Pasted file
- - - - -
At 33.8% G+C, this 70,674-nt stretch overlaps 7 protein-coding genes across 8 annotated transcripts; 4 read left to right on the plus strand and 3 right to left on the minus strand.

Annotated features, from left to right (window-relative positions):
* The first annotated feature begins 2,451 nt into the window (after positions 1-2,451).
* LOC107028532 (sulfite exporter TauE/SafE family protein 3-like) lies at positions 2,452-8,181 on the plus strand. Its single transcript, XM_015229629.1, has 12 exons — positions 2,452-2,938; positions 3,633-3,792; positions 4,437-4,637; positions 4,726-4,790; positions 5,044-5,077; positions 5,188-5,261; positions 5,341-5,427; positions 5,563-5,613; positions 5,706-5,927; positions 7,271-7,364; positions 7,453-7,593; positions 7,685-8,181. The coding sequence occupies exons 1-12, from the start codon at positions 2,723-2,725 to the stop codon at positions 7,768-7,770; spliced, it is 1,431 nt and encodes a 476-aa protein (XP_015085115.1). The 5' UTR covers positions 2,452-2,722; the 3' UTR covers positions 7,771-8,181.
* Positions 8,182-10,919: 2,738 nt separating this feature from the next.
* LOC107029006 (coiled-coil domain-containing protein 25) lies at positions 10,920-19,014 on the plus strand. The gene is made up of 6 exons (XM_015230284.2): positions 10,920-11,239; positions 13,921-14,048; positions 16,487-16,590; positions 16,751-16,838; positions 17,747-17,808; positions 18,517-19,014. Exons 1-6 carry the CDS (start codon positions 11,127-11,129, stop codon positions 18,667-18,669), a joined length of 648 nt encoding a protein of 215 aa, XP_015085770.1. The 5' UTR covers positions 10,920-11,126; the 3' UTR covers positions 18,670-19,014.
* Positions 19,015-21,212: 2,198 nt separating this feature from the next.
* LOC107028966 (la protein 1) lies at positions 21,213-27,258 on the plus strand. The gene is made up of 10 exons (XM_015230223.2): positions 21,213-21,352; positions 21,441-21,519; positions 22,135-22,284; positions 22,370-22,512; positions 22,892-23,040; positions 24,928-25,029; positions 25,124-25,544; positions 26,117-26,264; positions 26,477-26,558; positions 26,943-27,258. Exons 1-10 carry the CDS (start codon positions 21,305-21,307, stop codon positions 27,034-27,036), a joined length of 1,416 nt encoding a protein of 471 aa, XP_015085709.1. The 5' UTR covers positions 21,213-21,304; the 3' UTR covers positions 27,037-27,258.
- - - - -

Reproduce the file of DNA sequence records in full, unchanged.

At 33.8% G+C, this 70,674-nt stretch overlaps 7 protein-coding genes across 8 annotated transcripts; 4 read left to right on the plus strand and 3 right to left on the minus strand.

Annotated features, from left to right (window-relative positions):
* The first annotated feature begins 2,451 nt into the window (after positions 1-2,451).
* LOC107028532 (sulfite exporter TauE/SafE family protein 3-like) lies at positions 2,452-8,181 on the plus strand. Its single transcript, XM_015229629.1, has 12 exons — positions 2,452-2,938; positions 3,633-3,792; positions 4,437-4,637; positions 4,726-4,790; positions 5,044-5,077; positions 5,188-5,261; positions 5,341-5,427; positions 5,563-5,613; positions 5,706-5,927; positions 7,271-7,364; positions 7,453-7,593; positions 7,685-8,181. The coding sequence occupies exons 1-12, from the start codon at positions 2,723-2,725 to the stop codon at positions 7,768-7,770; spliced, it is 1,431 nt and encodes a 476-aa protein (XP_015085115.1). The 5' UTR covers positions 2,452-2,722; the 3' UTR covers positions 7,771-8,181.
* Positions 8,182-10,919: 2,738 nt separating this feature from the next.
* LOC107029006 (coiled-coil domain-containing protein 25) lies at positions 10,920-19,014 on the plus strand. The gene is made up of 6 exons (XM_015230284.2): positions 10,920-11,239; positions 13,921-14,048; positions 16,487-16,590; positions 16,751-16,838; positions 17,747-17,808; positions 18,517-19,014. Exons 1-6 carry the CDS (start codon positions 11,127-11,129, stop codon positions 18,667-18,669), a joined length of 648 nt encoding a protein of 215 aa, XP_015085770.1. The 5' UTR covers positions 10,920-11,126; the 3' UTR covers positions 18,670-19,014.
* Positions 19,015-21,212: 2,198 nt separating this feature from the next.
* LOC107028966 (la protein 1) lies at positions 21,213-27,258 on the plus strand. The gene is made up of 10 exons (XM_015230223.2): positions 21,213-21,352; positions 21,441-21,519; positions 22,135-22,284; positions 22,370-22,512; positions 22,892-23,040; positions 24,928-25,029; positions 25,124-25,544; positions 26,117-26,264; positions 26,477-26,558; positions 26,943-27,258. Exons 1-10 carry the CDS (start codon positions 21,305-21,307, stop codon positions 27,034-27,036), a joined length of 1,416 nt encoding a protein of 471 aa, XP_015085709.1. The 5' UTR covers positions 21,213-21,304; the 3' UTR covers positions 27,037-27,258.